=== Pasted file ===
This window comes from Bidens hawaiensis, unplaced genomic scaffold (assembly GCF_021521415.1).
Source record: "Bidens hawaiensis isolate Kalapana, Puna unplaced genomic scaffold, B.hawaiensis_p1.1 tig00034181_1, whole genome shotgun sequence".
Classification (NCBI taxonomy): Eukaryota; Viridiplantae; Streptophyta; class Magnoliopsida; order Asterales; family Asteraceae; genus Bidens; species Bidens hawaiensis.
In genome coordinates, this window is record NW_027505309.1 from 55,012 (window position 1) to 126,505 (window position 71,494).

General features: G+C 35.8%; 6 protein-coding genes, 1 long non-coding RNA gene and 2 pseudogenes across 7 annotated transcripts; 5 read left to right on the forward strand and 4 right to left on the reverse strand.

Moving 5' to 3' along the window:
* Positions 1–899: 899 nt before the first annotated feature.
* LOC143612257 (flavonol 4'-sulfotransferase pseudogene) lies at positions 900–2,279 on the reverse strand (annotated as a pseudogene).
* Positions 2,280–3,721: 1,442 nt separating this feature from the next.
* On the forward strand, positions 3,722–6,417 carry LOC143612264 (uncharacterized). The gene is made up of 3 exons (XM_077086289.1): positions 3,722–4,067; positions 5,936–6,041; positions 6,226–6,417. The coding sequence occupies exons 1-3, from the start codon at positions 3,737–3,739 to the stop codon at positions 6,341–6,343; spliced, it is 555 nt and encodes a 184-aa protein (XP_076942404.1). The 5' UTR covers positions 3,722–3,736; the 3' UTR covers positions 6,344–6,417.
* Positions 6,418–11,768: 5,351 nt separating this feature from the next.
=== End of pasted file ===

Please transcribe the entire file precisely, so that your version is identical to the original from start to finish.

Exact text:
This window comes from Bidens hawaiensis, unplaced genomic scaffold (assembly GCF_021521415.1).
Source record: "Bidens hawaiensis isolate Kalapana, Puna unplaced genomic scaffold, B.hawaiensis_p1.1 tig00034181_1, whole genome shotgun sequence".
Classification (NCBI taxonomy): Eukaryota; Viridiplantae; Streptophyta; class Magnoliopsida; order Asterales; family Asteraceae; genus Bidens; species Bidens hawaiensis.
In genome coordinates, this window is record NW_027505309.1 from 55,012 (window position 1) to 126,505 (window position 71,494).

General features: G+C 35.8%; 6 protein-coding genes, 1 long non-coding RNA gene and 2 pseudogenes across 7 annotated transcripts; 5 read left to right on the forward strand and 4 right to left on the reverse strand.

Moving 5' to 3' along the window:
* Positions 1–899: 899 nt before the first annotated feature.
* LOC143612257 (flavonol 4'-sulfotransferase pseudogene) lies at positions 900–2,279 on the reverse strand (annotated as a pseudogene).
* Positions 2,280–3,721: 1,442 nt separating this feature from the next.
* On the forward strand, positions 3,722–6,417 carry LOC143612264 (uncharacterized). The gene is made up of 3 exons (XM_077086289.1): positions 3,722–4,067; positions 5,936–6,041; positions 6,226–6,417. The coding sequence occupies exons 1-3, from the start codon at positions 3,737–3,739 to the stop codon at positions 6,341–6,343; spliced, it is 555 nt and encodes a 184-aa protein (XP_076942404.1). The 5' UTR covers positions 3,722–3,736; the 3' UTR covers positions 6,344–6,417.
* Positions 6,418–11,768: 5,351 nt separating this feature from the next.